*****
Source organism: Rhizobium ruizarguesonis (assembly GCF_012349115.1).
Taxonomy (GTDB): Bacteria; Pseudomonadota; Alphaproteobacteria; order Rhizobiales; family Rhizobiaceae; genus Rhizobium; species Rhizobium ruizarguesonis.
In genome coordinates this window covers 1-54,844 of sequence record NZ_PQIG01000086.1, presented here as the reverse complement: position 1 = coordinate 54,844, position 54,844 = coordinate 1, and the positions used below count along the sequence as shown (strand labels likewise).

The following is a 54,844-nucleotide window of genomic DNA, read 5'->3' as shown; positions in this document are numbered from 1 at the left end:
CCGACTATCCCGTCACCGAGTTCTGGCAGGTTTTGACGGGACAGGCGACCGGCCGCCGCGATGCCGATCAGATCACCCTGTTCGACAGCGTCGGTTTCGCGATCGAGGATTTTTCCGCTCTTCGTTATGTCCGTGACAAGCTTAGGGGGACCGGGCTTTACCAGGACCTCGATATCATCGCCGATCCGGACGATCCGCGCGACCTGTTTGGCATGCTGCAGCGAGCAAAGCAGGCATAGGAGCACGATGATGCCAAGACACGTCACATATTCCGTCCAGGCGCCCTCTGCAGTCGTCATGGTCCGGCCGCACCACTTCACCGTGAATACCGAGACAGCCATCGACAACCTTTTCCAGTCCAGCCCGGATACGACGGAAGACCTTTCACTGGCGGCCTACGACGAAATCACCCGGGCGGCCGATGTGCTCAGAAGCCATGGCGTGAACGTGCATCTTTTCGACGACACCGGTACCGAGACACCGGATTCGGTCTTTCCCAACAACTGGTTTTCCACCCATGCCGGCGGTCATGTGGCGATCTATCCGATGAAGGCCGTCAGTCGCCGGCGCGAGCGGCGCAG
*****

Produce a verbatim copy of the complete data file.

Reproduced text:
Source organism: Rhizobium ruizarguesonis (assembly GCF_012349115.1).
Taxonomy (GTDB): Bacteria; Pseudomonadota; Alphaproteobacteria; order Rhizobiales; family Rhizobiaceae; genus Rhizobium; species Rhizobium ruizarguesonis.
In genome coordinates this window covers 1-54,844 of sequence record NZ_PQIG01000086.1, presented here as the reverse complement: position 1 = coordinate 54,844, position 54,844 = coordinate 1, and the positions used below count along the sequence as shown (strand labels likewise).

The following is a 54,844-nucleotide window of genomic DNA, read 5'->3' as shown; positions in this document are numbered from 1 at the left end:
CCGACTATCCCGTCACCGAGTTCTGGCAGGTTTTGACGGGACAGGCGACCGGCCGCCGCGATGCCGATCAGATCACCCTGTTCGACAGCGTCGGTTTCGCGATCGAGGATTTTTCCGCTCTTCGTTATGTCCGTGACAAGCTTAGGGGGACCGGGCTTTACCAGGACCTCGATATCATCGCCGATCCGGACGATCCGCGCGACCTGTTTGGCATGCTGCAGCGAGCAAAGCAGGCATAGGAGCACGATGATGCCAAGACACGTCACATATTCCGTCCAGGCGCCCTCTGCAGTCGTCATGGTCCGGCCGCACCACTTCACCGTGAATACCGAGACAGCCATCGACAACCTTTTCCAGTCCAGCCCGGATACGACGGAAGACCTTTCACTGGCGGCCTACGACGAAATCACCCGGGCGGCCGATGTGCTCAGAAGCCATGGCGTGAACGTGCATCTTTTCGACGACACCGGTACCGAGACACCGGATTCGGTCTTTCCCAACAACTGGTTTTCCACCCATGCCGGCGGTCATGTGGCGATCTATCCGATGAAGGCCGTCAGTCGCCGGCGCGAGCGGCGCAG